Caring for elderly parents can be a challenge whether you have a full-time job and a busy lifestyle, are taking precautions due to COVID-19 to help seniors stay safe, or are trying to help when you live far away.
One of the most challenging things about being a caregiver is riding the line between caring, and what your aging parent might feel is controlling. Finding a balance of keeping an eye on your loved one and allowing them to feel independent, that’s where wearable devices come in.
Wearable devices for seniors have come a long way since the oversized life alert pendants that hang around older adults’ necks like a sign that says, “Someone thinks I’m frail.” In an increasingly computerized world, they have become smaller and more discrete, while also becoming better in functionality.
Whether you want to log location, track health metrics, or detect falls, these senior safety wearables can provide you with peace of mind while maintaining your parent’s privacy, pride, and dignity.
The Apple Watch isn’t just a hot, trendy watch. Recent updates to the device include sensors that are terrific to help track a variety of health issues.
Newer models now have a built-in ECG heart rate monitor app. Your loved one simply holds their finger on the Digital Crown for 30 seconds to obtain a reading. Once the reading is complete, they’ll receive the results as AFib, sinus rhythm, or inconclusive. If they’re feeling ill, they can tap to add symptoms. All recordings are tracked in the Health App, which can be sent to their physician.
The watch also offers a Heart Rate app so that your loved one can get their heart rate whenever they like. The data is recorded in the Health app, and you can set up notifications for things like a high heart rate.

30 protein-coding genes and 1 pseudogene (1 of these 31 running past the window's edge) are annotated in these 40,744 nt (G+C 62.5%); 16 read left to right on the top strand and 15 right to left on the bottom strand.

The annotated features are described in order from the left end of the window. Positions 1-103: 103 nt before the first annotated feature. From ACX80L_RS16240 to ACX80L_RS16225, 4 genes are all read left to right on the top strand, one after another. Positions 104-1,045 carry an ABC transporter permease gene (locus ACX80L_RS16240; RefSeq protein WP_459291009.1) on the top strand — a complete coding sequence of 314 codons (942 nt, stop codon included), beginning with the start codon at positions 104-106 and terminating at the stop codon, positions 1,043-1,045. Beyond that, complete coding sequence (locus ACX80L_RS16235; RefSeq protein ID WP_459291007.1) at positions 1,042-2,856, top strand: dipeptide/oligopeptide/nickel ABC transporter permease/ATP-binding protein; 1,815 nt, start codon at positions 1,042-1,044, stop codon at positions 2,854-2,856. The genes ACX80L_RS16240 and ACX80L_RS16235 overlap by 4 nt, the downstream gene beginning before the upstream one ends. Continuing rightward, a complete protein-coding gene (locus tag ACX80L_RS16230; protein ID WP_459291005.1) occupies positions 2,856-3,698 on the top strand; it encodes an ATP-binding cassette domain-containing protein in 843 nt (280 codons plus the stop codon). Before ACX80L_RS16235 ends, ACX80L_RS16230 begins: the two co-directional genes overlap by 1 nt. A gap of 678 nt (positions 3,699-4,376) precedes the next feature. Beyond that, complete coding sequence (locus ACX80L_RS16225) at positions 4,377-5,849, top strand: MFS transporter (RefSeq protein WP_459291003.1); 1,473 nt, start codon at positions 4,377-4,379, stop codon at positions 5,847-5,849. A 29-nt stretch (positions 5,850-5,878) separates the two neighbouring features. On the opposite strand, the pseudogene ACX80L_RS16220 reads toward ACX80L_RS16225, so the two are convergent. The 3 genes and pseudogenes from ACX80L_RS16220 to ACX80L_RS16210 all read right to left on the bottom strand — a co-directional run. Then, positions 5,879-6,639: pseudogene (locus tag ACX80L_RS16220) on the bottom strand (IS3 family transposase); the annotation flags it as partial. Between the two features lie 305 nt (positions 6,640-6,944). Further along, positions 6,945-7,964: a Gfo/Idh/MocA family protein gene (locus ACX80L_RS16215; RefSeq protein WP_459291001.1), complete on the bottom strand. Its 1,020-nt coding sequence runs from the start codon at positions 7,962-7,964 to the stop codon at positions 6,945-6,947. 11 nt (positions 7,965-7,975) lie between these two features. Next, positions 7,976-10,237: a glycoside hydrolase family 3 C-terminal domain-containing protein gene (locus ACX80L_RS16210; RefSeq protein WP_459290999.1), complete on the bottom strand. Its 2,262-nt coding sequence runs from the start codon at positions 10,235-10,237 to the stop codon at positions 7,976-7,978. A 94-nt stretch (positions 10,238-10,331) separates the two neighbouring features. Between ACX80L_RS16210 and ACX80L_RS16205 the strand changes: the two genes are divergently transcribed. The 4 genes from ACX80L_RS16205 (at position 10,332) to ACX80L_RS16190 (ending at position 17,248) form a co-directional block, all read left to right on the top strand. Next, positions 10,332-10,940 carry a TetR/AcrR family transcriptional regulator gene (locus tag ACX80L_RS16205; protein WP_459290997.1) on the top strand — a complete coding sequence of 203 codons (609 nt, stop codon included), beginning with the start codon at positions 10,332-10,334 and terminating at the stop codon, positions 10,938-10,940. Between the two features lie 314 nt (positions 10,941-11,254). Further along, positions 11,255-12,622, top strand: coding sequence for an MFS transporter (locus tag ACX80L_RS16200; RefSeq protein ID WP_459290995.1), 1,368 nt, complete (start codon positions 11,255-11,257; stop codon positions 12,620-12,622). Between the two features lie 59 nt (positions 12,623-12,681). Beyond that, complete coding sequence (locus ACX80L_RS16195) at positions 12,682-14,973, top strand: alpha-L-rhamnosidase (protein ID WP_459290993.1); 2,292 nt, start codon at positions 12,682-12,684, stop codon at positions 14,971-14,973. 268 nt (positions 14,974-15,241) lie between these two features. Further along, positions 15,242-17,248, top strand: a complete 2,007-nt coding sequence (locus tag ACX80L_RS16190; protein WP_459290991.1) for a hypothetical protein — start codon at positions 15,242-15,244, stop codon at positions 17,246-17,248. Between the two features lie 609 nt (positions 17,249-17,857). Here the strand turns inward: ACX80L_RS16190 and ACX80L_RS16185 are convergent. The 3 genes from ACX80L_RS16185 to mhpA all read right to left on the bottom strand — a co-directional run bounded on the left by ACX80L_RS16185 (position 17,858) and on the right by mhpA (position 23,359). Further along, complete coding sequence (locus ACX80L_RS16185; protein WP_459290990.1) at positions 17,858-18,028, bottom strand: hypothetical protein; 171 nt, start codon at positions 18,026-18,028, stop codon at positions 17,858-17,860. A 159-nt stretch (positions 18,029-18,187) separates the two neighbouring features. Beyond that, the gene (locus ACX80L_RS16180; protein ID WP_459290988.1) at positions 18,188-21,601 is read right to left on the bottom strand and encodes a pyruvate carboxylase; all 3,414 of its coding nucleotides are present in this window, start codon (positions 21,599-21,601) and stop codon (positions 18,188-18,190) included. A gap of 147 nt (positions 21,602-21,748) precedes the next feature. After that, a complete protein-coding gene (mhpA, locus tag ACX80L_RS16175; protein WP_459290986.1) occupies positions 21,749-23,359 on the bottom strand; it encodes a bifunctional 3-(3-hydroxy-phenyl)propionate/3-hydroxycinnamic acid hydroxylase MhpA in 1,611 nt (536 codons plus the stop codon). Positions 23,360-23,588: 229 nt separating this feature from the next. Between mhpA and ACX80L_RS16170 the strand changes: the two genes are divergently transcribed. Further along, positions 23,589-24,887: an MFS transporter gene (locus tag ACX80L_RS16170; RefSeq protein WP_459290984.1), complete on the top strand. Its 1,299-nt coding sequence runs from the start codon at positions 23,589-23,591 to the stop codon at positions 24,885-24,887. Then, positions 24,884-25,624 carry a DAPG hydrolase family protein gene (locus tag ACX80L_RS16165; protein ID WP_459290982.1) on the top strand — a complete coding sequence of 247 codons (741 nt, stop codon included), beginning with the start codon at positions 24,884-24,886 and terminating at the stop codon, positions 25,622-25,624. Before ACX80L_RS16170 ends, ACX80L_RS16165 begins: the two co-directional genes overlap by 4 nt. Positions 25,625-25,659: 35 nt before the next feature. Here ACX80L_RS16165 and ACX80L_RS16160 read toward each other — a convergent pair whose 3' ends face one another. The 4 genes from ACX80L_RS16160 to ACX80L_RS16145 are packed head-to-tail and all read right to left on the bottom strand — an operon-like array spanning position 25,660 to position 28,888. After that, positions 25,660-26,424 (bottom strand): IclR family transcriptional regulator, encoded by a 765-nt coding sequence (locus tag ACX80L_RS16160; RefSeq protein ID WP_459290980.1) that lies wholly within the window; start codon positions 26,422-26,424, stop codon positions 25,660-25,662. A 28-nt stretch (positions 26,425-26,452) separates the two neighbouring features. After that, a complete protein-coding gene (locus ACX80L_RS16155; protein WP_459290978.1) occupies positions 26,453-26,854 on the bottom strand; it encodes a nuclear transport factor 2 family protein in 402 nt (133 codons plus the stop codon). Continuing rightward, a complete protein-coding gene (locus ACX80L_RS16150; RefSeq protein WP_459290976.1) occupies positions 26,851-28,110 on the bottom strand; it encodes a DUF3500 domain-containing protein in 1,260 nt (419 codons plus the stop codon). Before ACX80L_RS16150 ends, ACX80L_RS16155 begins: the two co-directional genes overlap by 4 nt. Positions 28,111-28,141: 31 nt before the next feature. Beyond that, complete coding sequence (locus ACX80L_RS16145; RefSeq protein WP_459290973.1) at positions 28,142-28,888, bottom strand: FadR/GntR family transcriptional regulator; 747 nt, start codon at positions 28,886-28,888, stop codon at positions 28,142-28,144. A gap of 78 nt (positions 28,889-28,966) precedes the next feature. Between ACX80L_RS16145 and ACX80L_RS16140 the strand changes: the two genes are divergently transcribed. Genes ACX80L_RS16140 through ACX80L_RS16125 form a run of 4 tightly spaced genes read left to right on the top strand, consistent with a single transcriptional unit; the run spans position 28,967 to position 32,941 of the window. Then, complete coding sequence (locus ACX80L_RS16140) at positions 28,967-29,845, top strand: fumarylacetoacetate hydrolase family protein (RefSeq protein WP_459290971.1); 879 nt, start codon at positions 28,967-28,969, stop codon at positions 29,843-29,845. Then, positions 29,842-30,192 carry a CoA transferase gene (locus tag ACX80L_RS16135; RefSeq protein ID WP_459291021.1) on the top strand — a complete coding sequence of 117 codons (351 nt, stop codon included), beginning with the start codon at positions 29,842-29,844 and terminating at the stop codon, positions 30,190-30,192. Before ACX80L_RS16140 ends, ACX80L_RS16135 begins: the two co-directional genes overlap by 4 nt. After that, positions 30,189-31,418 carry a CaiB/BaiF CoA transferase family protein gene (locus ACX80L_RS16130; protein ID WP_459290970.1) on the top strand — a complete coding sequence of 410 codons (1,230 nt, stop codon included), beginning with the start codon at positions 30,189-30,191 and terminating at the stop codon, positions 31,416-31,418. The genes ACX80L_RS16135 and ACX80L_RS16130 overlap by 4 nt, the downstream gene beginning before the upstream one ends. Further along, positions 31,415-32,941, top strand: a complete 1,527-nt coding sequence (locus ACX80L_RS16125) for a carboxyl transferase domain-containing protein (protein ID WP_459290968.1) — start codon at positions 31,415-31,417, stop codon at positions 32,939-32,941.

One of the biggest benefits of the Apple Watch is its fall detection capabilities. If the watch detects a hard fall while your loved one is wearing it, the watch will “tap” them on the wrist, sound an alarm, and display an alert. They can choose to contact emergency services or dismiss the alert by pressing the Digital Crown, tapping Close in the upper-left corner, or tapping “I’m OK.”
Although there’s a hefty upfront cost, you won’t have to pay a monthly fee to keep it working like medical alert systems.
Did you think the FitBit is only for young athletes in training? Think again. The wearable fitness tracker can monitor sophisticated health data like steps, calories burned, sleep quality, and heart rate.
Tracking your loved one’s physical activity might help give them a stronger sense of responsibility for their health. By monitoring, and hopefully seeing improvements in their measurements, they may feel even more motivated to stay active.
It can also be helpful to track their sleep habits, which can help you see what gets in the way of a good night’s sleep and help the doctor know more about what affects your loved one’s sleep.
With the Alexa smart assistant built into the FitBit Versa, you can set alarms and reminders for things like medications and appointments.
This FitBit doesn’t have the messaging capabilities of the Apple Watch, but if your parent’s phone is nearby, it can use Bluetooth to make calls and send messages.